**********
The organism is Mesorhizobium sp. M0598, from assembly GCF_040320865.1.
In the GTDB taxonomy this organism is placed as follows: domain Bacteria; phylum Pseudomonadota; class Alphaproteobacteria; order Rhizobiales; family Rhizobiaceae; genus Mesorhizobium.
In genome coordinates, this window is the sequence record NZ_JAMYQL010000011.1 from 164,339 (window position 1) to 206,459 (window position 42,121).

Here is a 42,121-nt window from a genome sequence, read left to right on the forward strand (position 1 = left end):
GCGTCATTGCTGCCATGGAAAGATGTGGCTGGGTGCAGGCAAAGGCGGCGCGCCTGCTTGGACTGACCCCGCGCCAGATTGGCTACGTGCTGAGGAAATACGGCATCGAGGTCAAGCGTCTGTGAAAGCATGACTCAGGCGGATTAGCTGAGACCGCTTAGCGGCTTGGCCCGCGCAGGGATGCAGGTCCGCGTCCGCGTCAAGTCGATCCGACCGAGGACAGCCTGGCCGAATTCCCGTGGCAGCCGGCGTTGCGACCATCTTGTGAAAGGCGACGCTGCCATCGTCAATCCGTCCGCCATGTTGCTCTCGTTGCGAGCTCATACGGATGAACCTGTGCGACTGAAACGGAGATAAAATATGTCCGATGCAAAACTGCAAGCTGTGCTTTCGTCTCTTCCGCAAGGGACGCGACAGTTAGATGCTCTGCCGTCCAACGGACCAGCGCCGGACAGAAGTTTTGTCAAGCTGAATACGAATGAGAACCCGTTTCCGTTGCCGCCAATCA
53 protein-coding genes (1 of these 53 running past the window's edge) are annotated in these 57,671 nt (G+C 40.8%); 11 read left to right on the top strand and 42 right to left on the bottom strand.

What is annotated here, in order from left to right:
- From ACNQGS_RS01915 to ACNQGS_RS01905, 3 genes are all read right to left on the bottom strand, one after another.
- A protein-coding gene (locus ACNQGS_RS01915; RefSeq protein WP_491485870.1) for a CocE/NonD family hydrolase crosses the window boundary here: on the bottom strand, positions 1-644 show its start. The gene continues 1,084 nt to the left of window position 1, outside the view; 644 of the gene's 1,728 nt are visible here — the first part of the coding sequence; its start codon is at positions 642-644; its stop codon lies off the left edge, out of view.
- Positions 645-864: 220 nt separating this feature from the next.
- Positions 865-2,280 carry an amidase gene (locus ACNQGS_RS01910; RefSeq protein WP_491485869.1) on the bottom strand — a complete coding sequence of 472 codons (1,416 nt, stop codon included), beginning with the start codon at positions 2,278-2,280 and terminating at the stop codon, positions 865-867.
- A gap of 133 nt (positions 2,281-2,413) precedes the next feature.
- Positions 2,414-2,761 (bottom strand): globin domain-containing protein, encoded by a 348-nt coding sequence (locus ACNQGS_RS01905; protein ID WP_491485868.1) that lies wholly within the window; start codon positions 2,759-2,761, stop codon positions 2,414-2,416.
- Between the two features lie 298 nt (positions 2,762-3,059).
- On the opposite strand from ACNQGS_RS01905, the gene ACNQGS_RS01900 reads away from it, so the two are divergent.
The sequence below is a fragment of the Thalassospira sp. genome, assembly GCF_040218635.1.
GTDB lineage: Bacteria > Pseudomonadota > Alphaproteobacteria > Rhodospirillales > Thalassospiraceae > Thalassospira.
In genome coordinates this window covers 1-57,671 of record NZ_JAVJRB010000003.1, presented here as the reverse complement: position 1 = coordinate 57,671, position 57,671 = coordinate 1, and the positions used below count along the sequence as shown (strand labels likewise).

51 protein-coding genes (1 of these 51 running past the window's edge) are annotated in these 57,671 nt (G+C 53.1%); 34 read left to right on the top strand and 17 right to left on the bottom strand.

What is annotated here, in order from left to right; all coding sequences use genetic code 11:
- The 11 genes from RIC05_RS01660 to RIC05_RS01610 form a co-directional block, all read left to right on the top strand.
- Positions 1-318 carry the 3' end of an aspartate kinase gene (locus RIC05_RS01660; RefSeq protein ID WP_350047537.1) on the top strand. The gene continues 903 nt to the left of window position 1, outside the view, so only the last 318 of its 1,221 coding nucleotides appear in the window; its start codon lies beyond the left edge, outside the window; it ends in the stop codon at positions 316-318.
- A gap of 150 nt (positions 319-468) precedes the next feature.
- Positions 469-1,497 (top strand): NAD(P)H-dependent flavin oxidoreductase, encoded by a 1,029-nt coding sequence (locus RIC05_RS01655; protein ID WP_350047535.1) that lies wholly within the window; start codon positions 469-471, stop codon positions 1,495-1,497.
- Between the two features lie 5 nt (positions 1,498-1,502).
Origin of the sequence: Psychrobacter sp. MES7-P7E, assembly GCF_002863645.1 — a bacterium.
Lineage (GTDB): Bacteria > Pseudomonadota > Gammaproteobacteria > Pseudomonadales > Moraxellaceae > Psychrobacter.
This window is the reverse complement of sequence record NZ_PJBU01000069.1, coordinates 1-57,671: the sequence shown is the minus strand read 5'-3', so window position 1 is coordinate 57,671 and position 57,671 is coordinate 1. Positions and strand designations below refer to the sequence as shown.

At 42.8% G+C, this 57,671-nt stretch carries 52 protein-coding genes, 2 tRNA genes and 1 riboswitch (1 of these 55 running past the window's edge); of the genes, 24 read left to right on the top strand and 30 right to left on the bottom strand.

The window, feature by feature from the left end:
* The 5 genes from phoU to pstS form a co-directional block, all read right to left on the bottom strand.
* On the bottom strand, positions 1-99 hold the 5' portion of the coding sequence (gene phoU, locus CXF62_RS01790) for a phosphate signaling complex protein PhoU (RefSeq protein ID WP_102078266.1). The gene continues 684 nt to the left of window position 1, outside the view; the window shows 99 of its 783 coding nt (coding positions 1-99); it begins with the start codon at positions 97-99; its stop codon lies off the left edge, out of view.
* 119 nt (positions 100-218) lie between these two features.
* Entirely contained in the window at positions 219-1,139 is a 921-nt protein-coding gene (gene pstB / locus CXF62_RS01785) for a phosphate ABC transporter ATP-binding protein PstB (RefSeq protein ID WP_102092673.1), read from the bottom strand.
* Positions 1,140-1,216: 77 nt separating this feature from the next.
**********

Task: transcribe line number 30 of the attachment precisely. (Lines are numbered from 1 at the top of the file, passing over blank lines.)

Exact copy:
The window, feature by feature from the left end: